On the specifics of what has to happen next, it is worth talking and thinking about the concept of absorptive capacity. This is a concept about how an organisation absorbs external ideas. The classic work is on the different ways that Dupont, the defence company, integrated technology and chemistry into its work. I am not an expert in this, but, since everyone else gets to talk about AI, I will try to talk about management.

Broadly speaking, you have two possibilities. First, you can try to deploy close to the coalface. That is very much the Amazon approach. The machine learning we were doing was about trying to reach people who were integrated with the teams, who felt ownership of the problem and who understood the problem deeply. Otherwise, they just deployed things that did not work. This is why Amazon is very good at the assimilation and deployment of recent technology.

The alternative approach is one where you have a siloed central group that is focused on particular challenges. It is much better for the rapid assimilation of deep technological expertise into the organisation, but it really struggles to distribute that expertise within the wider organisation.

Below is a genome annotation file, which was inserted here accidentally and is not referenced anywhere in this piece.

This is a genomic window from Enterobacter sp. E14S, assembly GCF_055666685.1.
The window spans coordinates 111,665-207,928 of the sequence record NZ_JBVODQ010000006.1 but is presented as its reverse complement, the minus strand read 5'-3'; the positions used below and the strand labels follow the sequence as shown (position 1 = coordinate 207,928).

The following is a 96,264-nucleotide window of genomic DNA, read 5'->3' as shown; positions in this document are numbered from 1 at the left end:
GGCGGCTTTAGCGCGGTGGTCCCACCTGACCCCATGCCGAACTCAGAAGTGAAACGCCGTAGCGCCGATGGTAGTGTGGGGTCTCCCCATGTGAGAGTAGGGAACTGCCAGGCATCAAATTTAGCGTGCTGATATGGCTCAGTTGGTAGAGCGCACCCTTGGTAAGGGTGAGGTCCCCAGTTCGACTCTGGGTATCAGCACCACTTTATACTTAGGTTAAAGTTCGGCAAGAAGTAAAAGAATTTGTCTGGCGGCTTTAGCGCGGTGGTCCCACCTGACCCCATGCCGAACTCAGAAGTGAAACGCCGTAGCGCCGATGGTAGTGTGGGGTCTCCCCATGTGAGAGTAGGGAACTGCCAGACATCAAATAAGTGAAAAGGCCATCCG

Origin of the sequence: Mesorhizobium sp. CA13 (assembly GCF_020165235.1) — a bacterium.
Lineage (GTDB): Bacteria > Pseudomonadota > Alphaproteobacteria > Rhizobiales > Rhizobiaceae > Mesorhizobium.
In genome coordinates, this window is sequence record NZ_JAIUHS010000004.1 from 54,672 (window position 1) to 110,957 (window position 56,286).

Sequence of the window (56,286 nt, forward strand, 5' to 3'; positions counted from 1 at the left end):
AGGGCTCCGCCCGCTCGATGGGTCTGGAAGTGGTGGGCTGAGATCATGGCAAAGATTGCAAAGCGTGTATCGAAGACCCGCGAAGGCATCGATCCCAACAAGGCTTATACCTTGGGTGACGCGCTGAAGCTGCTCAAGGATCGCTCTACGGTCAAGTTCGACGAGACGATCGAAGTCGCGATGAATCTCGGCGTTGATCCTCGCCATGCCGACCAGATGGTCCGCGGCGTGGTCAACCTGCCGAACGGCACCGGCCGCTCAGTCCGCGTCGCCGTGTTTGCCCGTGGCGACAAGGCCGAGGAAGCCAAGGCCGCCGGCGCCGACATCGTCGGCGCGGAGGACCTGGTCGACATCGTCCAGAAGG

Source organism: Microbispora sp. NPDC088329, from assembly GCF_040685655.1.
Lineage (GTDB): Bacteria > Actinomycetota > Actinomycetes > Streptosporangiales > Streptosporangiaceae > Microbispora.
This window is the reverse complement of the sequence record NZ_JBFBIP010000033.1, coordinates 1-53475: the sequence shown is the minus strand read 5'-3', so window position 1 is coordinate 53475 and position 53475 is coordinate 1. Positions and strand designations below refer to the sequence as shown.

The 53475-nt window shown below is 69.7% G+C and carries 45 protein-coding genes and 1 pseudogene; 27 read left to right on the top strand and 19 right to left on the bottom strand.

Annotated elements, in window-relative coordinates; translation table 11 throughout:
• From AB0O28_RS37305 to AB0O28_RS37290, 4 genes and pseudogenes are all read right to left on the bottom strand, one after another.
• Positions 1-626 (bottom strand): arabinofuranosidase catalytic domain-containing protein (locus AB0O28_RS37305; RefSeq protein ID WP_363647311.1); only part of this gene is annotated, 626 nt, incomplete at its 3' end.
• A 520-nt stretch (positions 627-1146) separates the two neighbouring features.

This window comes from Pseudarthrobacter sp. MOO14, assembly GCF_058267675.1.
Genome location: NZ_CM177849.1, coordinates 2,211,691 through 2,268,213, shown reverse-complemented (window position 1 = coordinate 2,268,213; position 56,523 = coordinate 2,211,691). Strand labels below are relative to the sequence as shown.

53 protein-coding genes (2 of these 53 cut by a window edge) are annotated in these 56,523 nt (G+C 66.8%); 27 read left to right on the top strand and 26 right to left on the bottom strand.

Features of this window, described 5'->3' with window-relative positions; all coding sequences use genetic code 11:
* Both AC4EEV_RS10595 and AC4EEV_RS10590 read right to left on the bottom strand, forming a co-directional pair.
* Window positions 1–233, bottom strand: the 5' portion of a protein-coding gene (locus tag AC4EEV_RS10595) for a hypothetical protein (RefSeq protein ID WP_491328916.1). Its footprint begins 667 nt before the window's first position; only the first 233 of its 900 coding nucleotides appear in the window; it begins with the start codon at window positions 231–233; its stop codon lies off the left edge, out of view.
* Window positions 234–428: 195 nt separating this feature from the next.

The fundamental challenge becomes about bridging and how you do that. Your project selection then becomes really important. How are you choosing projects? What are you choosing? You have to spend a lot of time discussing it, thinking about it and deciding which ones will make a difference to the things people care about.

The security angle is clearly a really live issue, but I am curious as to why we do not do this in the Ministry of Defence. If you look at the United States with its recent task force, it has a pure defence task force that is led by the Deputy Secretary of Defense, who already has this type of experience.